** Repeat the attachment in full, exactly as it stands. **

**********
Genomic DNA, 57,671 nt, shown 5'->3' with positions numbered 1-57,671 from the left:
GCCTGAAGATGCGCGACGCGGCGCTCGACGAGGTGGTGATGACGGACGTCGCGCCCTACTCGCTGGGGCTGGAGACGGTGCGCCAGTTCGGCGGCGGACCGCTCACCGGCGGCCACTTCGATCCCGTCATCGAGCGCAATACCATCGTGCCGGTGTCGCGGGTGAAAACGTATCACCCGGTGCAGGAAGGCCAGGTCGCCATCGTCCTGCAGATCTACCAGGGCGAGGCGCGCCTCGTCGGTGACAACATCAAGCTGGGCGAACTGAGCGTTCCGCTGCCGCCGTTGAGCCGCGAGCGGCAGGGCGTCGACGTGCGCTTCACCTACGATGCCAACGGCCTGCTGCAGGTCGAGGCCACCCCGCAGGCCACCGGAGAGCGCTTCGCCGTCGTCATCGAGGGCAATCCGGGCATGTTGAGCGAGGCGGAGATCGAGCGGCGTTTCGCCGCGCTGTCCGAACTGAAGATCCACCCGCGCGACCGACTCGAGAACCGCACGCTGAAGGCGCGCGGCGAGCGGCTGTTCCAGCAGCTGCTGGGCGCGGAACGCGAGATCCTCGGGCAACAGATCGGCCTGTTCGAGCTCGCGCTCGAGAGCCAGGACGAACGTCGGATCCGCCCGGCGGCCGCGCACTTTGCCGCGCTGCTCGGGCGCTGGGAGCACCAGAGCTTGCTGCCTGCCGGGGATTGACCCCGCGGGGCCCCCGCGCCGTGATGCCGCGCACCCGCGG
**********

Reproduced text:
Genomic DNA, 57,671 nt, shown 5'->3' with positions numbered 1-57,671 from the left:
GCCTGAAGATGCGCGACGCGGCGCTCGACGAGGTGGTGATGACGGACGTCGCGCCCTACTCGCTGGGGCTGGAGACGGTGCGCCAGTTCGGCGGCGGACCGCTCACCGGCGGCCACTTCGATCCCGTCATCGAGCGCAATACCATCGTGCCGGTGTCGCGGGTGAAAACGTATCACCCGGTGCAGGAAGGCCAGGTCGCCATCGTCCTGCAGATCTACCAGGGCGAGGCGCGCCTCGTCGGTGACAACATCAAGCTGGGCGAACTGAGCGTTCCGCTGCCGCCGTTGAGCCGCGAGCGGCAGGGCGTCGACGTGCGCTTCACCTACGATGCCAACGGCCTGCTGCAGGTCGAGGCCACCCCGCAGGCCACCGGAGAGCGCTTCGCCGTCGTCATCGAGGGCAATCCGGGCATGTTGAGCGAGGCGGAGATCGAGCGGCGTTTCGCCGCGCTGTCCGAACTGAAGATCCACCCGCGCGACCGACTCGAGAACCGCACGCTGAAGGCGCGCGGCGAGCGGCTGTTCCAGCAGCTGCTGGGCGCGGAACGCGAGATCCTCGGGCAACAGATCGGCCTGTTCGAGCTCGCGCTCGAGAGCCAGGACGAACGTCGGATCCGCCCGGCGGCCGCGCACTTTGCCGCGCTGCTCGGGCGCTGGGAGCACCAGAGCTTGCTGCCTGCCGGGGATTGACCCCGCGGGGCCCCCGCGCCGTGATGCCGCGCACCCGCGG